In the same week where social media giant Facebook is being investigated by both the US and the UK, it is now facing additional legal troubles with South Korea imposing a fine of $370 million for slowing down internet connections for Facebook users from 2016 to 2017.
An investigation conducted by the Korea Communications Commission (KCC) produced findings that Facebook had routed South Korea’s network users connections via the US and Hong Kong without giving notice.
South Korean law forbids online service providers to use ISPs from other countries in the event of local providers’ availability. Facebook’s re-routing caused South Korean users’s connections to slow down by as much as 4.5 times.
The KCC announced that companies from local telecommunications providers that the connections had slowed down had gone unheeded, and that Facebook’s “service quality was not maintained at an appropriate level.”
Late last year the social media giant brought connections back to local ISPs when its rerouting practices were made public. South Korean IPSs faced voluminous complaints about slow connectivity from their customers, some of whom could not even watch videos on Facebook.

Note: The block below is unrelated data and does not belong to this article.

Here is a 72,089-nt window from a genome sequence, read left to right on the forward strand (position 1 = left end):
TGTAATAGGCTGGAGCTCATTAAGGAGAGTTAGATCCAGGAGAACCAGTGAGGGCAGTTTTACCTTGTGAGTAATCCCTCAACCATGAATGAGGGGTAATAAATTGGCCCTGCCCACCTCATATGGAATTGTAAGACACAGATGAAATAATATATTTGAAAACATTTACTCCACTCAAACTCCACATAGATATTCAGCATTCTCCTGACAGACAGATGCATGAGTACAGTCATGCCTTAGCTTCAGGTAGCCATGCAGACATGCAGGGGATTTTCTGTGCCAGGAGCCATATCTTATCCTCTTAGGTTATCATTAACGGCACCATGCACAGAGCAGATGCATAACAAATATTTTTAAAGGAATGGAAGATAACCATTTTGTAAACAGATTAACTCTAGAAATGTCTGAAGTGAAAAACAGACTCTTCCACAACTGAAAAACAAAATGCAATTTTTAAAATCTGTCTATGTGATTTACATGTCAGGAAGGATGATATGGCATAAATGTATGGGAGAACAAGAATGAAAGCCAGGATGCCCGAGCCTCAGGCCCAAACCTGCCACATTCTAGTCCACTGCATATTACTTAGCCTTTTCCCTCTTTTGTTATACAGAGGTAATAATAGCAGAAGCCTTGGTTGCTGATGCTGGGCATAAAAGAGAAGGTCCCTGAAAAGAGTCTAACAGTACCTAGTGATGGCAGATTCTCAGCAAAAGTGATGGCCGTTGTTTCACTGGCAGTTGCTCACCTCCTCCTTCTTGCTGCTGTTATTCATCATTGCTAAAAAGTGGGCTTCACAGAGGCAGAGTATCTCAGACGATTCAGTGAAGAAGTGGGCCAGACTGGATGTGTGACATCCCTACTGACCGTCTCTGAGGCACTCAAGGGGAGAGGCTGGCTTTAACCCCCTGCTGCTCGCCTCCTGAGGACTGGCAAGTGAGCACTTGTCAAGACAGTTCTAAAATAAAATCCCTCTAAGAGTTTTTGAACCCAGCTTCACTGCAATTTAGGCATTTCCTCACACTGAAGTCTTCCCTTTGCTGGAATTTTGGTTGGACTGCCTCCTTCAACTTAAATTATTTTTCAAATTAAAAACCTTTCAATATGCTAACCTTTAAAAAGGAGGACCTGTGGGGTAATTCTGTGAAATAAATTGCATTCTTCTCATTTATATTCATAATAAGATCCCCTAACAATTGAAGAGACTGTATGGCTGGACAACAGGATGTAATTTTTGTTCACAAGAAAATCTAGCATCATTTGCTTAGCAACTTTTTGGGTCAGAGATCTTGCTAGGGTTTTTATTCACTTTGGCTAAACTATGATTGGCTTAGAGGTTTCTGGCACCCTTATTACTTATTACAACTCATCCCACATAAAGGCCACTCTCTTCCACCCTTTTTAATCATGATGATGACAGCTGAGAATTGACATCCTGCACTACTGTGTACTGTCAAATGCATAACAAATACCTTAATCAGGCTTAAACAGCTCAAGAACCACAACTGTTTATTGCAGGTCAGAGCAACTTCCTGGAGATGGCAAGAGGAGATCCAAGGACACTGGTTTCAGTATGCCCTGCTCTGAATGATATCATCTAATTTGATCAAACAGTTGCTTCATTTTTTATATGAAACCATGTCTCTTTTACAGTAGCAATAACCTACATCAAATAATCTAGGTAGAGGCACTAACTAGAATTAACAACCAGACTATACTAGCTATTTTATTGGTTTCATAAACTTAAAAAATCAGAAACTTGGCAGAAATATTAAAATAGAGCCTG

South Korea has one of the fastest and best network connectivity in the world, and therefore, the social media network should be unsurprised that complaints about slowness are not taken lightly.
Facebook is understandably disappointed with the fine, and announced that switching its routing practices does not automatically guarantee perfect service. The company says that they “strive to deliver optimal performance for all our users and will continue working with Korean internet service providers toward this goal.”
This did not placate Korea Communications Commission, who emphasized that Facebook’s terms of service need to be clearly stated so that users know exactly what they are getting into.